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Mexican Cooking Project #2

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Well, as I said in my opening post, I've always wanted to try cochinita pibil, and those exquisite pickled red onions, and some fried platanos.   I've got quite a few recipes, but don't know if I'm

if they give any flavour at all it's minimal. i think balic made this point months ago. they do give the pork a wonderful color though.

Thanks. What I'm hearing is, use whatever's available and treat it accordingly.

My conchinita is cooking and the house smells sooo good. I have no idea what type of pork I got because at the mexican grocery I bought it at he could not speak English and the pork was called something like maciso or masico (does that ring a bell?). Anyway, it was a beautiful cut of pork. I cut it into large cubes and and cooking it per the recipe Jaymes posted, using a premade achiote paste. (I did buy red chiles and other ingredients to make it from scratch when I have more time, next time). When finished I will shred the meat, or cut it up, whichever seems reasonable.


The same mexican grocery was making tortillas, so I got them hot out of the roller oven, and as soon as I got home ate a couple still warm and soft. Yum, plus made yummy tacos w/ al pastor seasoned pork I bought at another mexican carniceria.


As for my rajas, well.... to make a long story short, I only roasted them last night, so will have my rajas today as well with some grilled shrimp! Also my crema is house made from the mexican market and I tasted it last night with the tacos and it's great! It's more liquidy than sour cream, as in it's drizzable.

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Lunch is over, and everything was a success! My pork was so tender it pulled apart beautifully. Fortunately I had made extra marinade, which when cooked down, made for some nice juice in with pork shreds. I liked the flavor, although it was not hot, but subtle. I served it with warmed up corn tortillas, refried beans, fine shredded red cabbage, extra crema, grilled shrimp and the rajas with crema.


Our favorite was the rajas with crema. My husband raved about it and then took the pan afterwards to scrape out every extra drop and bit he could. I think he especially liked it because he is not a fan of heat, but likes the flavor of the mild chile w/sauteed onion, crema, s&p. I have some left over strips of chile to make it again tomorrow, as well as left over Conchinita. Yum. I will have time to make the onion side dish for the Conchinita tomorrow.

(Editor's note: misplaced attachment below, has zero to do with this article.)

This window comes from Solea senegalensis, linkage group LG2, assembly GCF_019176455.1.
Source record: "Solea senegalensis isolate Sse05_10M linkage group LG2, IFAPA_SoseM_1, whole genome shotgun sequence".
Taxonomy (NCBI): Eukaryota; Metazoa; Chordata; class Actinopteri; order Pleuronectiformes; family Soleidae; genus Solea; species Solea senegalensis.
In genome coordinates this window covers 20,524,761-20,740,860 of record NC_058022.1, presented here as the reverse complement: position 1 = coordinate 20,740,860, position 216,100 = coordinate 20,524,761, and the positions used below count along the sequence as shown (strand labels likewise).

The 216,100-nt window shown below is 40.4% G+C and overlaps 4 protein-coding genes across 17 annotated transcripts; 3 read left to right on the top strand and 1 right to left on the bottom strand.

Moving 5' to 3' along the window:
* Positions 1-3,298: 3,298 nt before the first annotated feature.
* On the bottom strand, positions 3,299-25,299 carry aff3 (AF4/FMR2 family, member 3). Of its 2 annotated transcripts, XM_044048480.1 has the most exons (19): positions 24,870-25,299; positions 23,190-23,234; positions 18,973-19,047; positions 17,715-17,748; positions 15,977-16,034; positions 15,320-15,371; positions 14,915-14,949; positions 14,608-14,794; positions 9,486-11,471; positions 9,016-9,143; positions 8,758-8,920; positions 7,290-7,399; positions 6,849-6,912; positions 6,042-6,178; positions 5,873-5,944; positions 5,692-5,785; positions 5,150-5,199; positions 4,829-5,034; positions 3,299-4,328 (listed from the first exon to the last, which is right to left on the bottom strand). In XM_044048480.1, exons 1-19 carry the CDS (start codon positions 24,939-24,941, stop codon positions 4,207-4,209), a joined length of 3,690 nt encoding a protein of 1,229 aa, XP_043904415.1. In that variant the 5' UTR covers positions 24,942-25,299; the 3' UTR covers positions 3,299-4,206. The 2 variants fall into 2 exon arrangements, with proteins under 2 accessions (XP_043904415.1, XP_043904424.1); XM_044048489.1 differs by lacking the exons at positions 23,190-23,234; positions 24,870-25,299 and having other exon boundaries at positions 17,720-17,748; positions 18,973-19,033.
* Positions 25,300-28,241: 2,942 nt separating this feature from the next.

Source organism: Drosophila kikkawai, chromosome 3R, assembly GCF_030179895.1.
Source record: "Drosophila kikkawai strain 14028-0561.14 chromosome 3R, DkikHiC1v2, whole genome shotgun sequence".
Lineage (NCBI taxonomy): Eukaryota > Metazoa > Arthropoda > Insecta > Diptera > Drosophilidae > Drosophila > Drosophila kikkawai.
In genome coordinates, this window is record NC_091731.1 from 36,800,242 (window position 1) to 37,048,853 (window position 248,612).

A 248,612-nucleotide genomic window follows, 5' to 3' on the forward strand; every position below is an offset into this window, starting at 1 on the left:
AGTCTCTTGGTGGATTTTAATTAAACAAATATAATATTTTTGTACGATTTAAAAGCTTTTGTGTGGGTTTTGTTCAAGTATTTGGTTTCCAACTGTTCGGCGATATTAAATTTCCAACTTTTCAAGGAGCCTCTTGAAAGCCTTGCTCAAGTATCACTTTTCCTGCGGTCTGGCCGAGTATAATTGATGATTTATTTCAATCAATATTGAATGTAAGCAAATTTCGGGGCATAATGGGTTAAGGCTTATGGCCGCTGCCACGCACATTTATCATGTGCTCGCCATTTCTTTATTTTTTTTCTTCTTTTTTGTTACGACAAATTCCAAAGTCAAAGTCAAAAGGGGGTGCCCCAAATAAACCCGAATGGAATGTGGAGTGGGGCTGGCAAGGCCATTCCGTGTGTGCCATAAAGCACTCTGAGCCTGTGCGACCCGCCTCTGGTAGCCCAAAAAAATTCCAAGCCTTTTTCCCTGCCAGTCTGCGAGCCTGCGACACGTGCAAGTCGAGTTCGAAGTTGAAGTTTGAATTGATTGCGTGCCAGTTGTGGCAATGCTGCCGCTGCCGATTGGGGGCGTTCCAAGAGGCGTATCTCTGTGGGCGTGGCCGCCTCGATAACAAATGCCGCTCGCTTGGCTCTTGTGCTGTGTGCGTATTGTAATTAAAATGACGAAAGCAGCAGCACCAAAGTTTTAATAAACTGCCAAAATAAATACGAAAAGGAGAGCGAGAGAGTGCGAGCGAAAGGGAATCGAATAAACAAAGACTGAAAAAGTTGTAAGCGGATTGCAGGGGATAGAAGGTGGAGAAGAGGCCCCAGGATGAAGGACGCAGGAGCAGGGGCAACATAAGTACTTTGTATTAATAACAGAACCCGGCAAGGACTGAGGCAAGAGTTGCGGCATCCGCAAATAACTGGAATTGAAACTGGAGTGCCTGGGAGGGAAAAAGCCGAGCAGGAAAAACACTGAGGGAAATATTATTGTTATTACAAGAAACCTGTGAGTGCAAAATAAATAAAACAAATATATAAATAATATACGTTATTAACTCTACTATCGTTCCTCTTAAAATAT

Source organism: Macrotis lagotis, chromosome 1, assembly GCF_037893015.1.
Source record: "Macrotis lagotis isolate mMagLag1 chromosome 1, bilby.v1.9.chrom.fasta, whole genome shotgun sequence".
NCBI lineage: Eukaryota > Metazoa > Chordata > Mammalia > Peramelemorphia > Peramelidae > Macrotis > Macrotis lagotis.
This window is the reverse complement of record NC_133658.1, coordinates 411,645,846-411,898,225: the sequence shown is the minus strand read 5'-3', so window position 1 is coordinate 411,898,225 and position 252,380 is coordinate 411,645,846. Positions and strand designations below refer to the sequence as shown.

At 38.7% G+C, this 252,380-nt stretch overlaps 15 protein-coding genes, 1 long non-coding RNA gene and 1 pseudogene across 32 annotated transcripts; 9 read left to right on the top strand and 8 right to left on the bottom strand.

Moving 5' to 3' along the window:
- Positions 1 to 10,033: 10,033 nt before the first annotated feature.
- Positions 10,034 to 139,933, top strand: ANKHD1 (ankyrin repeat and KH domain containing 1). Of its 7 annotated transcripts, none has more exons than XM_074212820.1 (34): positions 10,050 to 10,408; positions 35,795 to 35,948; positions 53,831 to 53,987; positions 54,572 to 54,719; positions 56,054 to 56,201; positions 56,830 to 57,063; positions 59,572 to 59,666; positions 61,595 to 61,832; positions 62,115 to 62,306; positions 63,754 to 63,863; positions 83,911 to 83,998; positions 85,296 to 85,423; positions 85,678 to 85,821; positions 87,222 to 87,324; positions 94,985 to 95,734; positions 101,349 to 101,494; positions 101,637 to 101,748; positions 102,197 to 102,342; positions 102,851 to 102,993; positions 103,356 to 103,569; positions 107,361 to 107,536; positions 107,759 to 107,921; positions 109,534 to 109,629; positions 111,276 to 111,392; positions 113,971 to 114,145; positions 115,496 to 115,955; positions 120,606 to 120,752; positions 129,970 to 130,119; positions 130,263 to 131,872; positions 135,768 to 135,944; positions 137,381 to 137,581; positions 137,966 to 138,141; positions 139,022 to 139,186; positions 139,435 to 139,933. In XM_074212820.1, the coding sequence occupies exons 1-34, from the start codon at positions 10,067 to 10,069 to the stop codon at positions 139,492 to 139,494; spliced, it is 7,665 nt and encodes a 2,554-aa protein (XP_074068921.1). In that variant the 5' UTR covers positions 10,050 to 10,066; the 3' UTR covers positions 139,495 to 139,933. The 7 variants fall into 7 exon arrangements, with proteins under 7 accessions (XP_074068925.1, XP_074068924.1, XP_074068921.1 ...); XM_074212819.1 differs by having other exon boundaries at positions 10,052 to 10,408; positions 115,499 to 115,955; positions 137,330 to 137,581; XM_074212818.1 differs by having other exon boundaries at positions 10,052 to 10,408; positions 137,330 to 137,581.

But the rajas recipe is a real winner and definite repeat for our family.


Thank you Jaymes, Cristina, and everyone. :(

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My conchinita is still cooking. The smells are wonderful. I've had to add a little water to the cooking pan, because the juices were burning and although the pork loin has been cooking now for 4 1/2 hours, with only one hour to go -- it is still holding together. I find it hard to believe that it won't totally dry up. I've never cooked any meat as long as this!


I made the onion relish and have some pickle rajas left. I'll serve everything with tortillas and a salad. The loin was pretty big, so we'll eat some of it and freeze the rest.

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my cochinita is in the oven too but mo smell so far - maybe i was overzealous in banana leaves wrapping under foil sealing :(


the onions pickled in lime/orange juices and hot red peppers are wonderful. I used blood oranges for visual interest and hopefully some difference in flavor, if only i had brains to soak onions in iced water prior to pickling to remove some offensive odor :(


no plans for rajas - probably will use poblanos in some slaw ala Jinmyo.


fresh corn tortillas of course.

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Leslie, what a great picture you wrote about your husband scraping the pot. I loved reading it.


And about your butcher: maciza is the ham portion of the pork leg, before it's cured. That's exactly what I buy here in Mexico. :(


Congratulations on your excellent meal. I'm going to try to get the ingredients for the cochinita and make it tomorrow, but I might have to make it another day. Deadlines are calling. Isn't it awful when work interrupts cooking, a joy of life? Hmph.




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What did I miss by not using the banana leaves? I used aluminum foil to wrap the meat while it was marinating and cooked it in a non-stick pan because I didn't have any banana leaves to line the pan with, as specifed in some of the recipes.


The pork was heavily charred on the exterior, but juicy and tender inside. Very tasty.

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Lippy, i think the main difference is how the house smells during the cooking process - roasted banana leaves have quite a distinct aroma.


I have 30 min more to go, but the fennel/poblano slaw with lime vinaigrette is done already and quite delicious.

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